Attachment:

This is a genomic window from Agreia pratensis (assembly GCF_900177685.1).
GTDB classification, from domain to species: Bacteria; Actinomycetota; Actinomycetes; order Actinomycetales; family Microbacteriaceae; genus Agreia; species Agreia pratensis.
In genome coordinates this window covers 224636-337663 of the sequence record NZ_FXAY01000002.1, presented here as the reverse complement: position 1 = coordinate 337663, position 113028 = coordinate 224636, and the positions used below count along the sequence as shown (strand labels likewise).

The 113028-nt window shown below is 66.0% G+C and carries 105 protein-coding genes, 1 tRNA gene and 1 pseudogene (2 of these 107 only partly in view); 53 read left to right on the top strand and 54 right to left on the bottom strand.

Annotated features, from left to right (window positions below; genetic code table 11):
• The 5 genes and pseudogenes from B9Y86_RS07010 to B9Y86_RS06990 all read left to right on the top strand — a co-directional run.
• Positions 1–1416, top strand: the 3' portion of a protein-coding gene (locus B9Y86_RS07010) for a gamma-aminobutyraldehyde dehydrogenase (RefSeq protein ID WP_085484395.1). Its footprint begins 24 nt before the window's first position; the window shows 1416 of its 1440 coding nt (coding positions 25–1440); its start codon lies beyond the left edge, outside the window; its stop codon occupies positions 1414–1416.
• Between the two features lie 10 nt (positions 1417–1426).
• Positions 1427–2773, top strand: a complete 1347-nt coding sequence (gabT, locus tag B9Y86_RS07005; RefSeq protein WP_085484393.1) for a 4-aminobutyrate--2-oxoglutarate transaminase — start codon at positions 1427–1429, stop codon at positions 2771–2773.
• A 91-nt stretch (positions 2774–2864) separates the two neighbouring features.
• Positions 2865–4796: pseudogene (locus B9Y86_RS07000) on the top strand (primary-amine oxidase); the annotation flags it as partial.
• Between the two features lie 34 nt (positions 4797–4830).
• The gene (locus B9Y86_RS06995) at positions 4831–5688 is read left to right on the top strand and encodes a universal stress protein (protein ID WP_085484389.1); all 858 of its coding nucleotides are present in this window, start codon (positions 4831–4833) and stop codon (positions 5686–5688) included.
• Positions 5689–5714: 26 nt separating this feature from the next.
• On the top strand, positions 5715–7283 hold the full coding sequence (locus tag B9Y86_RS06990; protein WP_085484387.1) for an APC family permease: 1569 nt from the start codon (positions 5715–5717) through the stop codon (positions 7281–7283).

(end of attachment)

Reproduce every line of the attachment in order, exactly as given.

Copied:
This is a genomic window from Agreia pratensis (assembly GCF_900177685.1).
GTDB classification, from domain to species: Bacteria; Actinomycetota; Actinomycetes; order Actinomycetales; family Microbacteriaceae; genus Agreia; species Agreia pratensis.
In genome coordinates this window covers 224636-337663 of the sequence record NZ_FXAY01000002.1, presented here as the reverse complement: position 1 = coordinate 337663, position 113028 = coordinate 224636, and the positions used below count along the sequence as shown (strand labels likewise).

The 113028-nt window shown below is 66.0% G+C and carries 105 protein-coding genes, 1 tRNA gene and 1 pseudogene (2 of these 107 only partly in view); 53 read left to right on the top strand and 54 right to left on the bottom strand.

Annotated features, from left to right (window positions below; genetic code table 11):
• The 5 genes and pseudogenes from B9Y86_RS07010 to B9Y86_RS06990 all read left to right on the top strand — a co-directional run.
• Positions 1–1416, top strand: the 3' portion of a protein-coding gene (locus B9Y86_RS07010) for a gamma-aminobutyraldehyde dehydrogenase (RefSeq protein ID WP_085484395.1). Its footprint begins 24 nt before the window's first position; the window shows 1416 of its 1440 coding nt (coding positions 25–1440); its start codon lies beyond the left edge, outside the window; its stop codon occupies positions 1414–1416.
• Between the two features lie 10 nt (positions 1417–1426).
• Positions 1427–2773, top strand: a complete 1347-nt coding sequence (gabT, locus tag B9Y86_RS07005; RefSeq protein WP_085484393.1) for a 4-aminobutyrate--2-oxoglutarate transaminase — start codon at positions 1427–1429, stop codon at positions 2771–2773.
• A 91-nt stretch (positions 2774–2864) separates the two neighbouring features.
• Positions 2865–4796: pseudogene (locus B9Y86_RS07000) on the top strand (primary-amine oxidase); the annotation flags it as partial.
• Between the two features lie 34 nt (positions 4797–4830).
• The gene (locus B9Y86_RS06995) at positions 4831–5688 is read left to right on the top strand and encodes a universal stress protein (protein ID WP_085484389.1); all 858 of its coding nucleotides are present in this window, start codon (positions 4831–4833) and stop codon (positions 5686–5688) included.
• Positions 5689–5714: 26 nt separating this feature from the next.
• On the top strand, positions 5715–7283 hold the full coding sequence (locus tag B9Y86_RS06990; protein WP_085484387.1) for an APC family permease: 1569 nt from the start codon (positions 5715–5717) through the stop codon (positions 7281–7283).